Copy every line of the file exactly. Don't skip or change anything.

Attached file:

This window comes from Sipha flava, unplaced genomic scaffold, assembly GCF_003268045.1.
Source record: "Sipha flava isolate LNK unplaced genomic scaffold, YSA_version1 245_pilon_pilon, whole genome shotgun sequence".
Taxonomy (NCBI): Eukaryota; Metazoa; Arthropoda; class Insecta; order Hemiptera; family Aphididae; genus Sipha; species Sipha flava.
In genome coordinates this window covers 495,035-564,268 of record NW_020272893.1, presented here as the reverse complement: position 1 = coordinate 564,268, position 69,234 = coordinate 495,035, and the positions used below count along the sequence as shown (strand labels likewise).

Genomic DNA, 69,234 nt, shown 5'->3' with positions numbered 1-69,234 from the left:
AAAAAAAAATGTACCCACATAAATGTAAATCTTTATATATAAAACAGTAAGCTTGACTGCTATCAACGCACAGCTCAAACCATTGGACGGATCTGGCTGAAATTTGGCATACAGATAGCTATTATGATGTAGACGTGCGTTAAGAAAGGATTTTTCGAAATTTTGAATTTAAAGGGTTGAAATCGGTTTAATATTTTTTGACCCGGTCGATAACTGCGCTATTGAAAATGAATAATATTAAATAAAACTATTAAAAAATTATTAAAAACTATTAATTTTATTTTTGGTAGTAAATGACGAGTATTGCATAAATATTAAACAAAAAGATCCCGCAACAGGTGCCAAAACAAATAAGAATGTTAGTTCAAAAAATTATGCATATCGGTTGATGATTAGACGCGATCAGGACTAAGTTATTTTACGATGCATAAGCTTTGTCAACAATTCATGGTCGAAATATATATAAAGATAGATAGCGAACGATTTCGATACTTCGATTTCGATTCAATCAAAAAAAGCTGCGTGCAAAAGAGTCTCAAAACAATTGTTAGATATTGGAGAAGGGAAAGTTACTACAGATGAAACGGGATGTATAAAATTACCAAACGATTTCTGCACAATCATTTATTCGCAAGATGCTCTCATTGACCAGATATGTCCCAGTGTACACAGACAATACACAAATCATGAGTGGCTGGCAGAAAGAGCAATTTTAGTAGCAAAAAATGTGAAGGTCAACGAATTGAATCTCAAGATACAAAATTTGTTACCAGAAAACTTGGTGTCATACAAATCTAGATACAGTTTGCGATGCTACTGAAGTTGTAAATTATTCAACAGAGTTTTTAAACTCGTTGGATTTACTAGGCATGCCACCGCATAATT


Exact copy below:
This window comes from Sipha flava, unplaced genomic scaffold, assembly GCF_003268045.1.
Source record: "Sipha flava isolate LNK unplaced genomic scaffold, YSA_version1 245_pilon_pilon, whole genome shotgun sequence".
Taxonomy (NCBI): Eukaryota; Metazoa; Arthropoda; class Insecta; order Hemiptera; family Aphididae; genus Sipha; species Sipha flava.
In genome coordinates this window covers 495,035-564,268 of record NW_020272893.1, presented here as the reverse complement: position 1 = coordinate 564,268, position 69,234 = coordinate 495,035, and the positions used below count along the sequence as shown (strand labels likewise).

Genomic DNA, 69,234 nt, shown 5'->3' with positions numbered 1-69,234 from the left:
AAAAAAAAATGTACCCACATAAATGTAAATCTTTATATATAAAACAGTAAGCTTGACTGCTATCAACGCACAGCTCAAACCATTGGACGGATCTGGCTGAAATTTGGCATACAGATAGCTATTATGATGTAGACGTGCGTTAAGAAAGGATTTTTCGAAATTTTGAATTTAAAGGGTTGAAATCGGTTTAATATTTTTTGACCCGGTCGATAACTGCGCTATTGAAAATGAATAATATTAAATAAAACTATTAAAAAATTATTAAAAACTATTAATTTTATTTTTGGTAGTAAATGACGAGTATTGCATAAATATTAAACAAAAAGATCCCGCAACAGGTGCCAAAACAAATAAGAATGTTAGTTCAAAAAATTATGCATATCGGTTGATGATTAGACGCGATCAGGACTAAGTTATTTTACGATGCATAAGCTTTGTCAACAATTCATGGTCGAAATATATATAAAGATAGATAGCGAACGATTTCGATACTTCGATTTCGATTCAATCAAAAAAAGCTGCGTGCAAAAGAGTCTCAAAACAATTGTTAGATATTGGAGAAGGGAAAGTTACTACAGATGAAACGGGATGTATAAAATTACCAAACGATTTCTGCACAATCATTTATTCGCAAGATGCTCTCATTGACCAGATATGTCCCAGTGTACACAGACAATACACAAATCATGAGTGGCTGGCAGAAAGAGCAATTTTAGTAGCAAAAAATGTGAAGGTCAACGAATTGAATCTCAAGATACAAAATTTGTTACCAGAAAACTTGGTGTCATACAAATCTAGATACAGTTTGCGATGCTACTGAAGTTGTAAATTATTCAACAGAGTTTTTAAACTCGTTGGATTTACTAGGCATGCCACCGCATAATT